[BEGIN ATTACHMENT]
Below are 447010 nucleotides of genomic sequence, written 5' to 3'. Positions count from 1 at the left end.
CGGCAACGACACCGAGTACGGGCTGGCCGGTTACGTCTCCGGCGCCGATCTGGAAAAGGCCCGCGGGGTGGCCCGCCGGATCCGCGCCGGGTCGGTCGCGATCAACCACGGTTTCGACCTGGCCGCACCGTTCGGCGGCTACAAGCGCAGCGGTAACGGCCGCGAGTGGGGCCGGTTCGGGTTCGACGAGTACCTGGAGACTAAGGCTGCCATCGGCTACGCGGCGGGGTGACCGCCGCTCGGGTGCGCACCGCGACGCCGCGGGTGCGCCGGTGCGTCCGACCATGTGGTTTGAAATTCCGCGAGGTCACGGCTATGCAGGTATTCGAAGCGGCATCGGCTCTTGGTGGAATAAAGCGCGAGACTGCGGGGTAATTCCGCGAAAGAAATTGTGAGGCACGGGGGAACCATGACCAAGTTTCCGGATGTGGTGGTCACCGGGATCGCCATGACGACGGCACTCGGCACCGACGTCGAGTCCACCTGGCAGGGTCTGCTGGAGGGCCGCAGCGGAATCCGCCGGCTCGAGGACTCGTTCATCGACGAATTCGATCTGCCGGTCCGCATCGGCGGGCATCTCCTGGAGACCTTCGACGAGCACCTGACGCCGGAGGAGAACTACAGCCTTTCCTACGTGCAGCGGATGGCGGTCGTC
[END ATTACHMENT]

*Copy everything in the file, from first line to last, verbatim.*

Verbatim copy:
Below are 447010 nucleotides of genomic sequence, written 5' to 3'. Positions count from 1 at the left end.
CGGCAACGACACCGAGTACGGGCTGGCCGGTTACGTCTCCGGCGCCGATCTGGAAAAGGCCCGCGGGGTGGCCCGCCGGATCCGCGCCGGGTCGGTCGCGATCAACCACGGTTTCGACCTGGCCGCACCGTTCGGCGGCTACAAGCGCAGCGGTAACGGCCGCGAGTGGGGCCGGTTCGGGTTCGACGAGTACCTGGAGACTAAGGCTGCCATCGGCTACGCGGCGGGGTGACCGCCGCTCGGGTGCGCACCGCGACGCCGCGGGTGCGCCGGTGCGTCCGACCATGTGGTTTGAAATTCCGCGAGGTCACGGCTATGCAGGTATTCGAAGCGGCATCGGCTCTTGGTGGAATAAAGCGCGAGACTGCGGGGTAATTCCGCGAAAGAAATTGTGAGGCACGGGGGAACCATGACCAAGTTTCCGGATGTGGTGGTCACCGGGATCGCCATGACGACGGCACTCGGCACCGACGTCGAGTCCACCTGGCAGGGTCTGCTGGAGGGCCGCAGCGGAATCCGCCGGCTCGAGGACTCGTTCATCGACGAATTCGATCTGCCGGTCCGCATCGGCGGGCATCTCCTGGAGACCTTCGACGAGCACCTGACGCCGGAGGAGAACTACAGCCTTTCCTACGTGCAGCGGATGGCGGTCGTC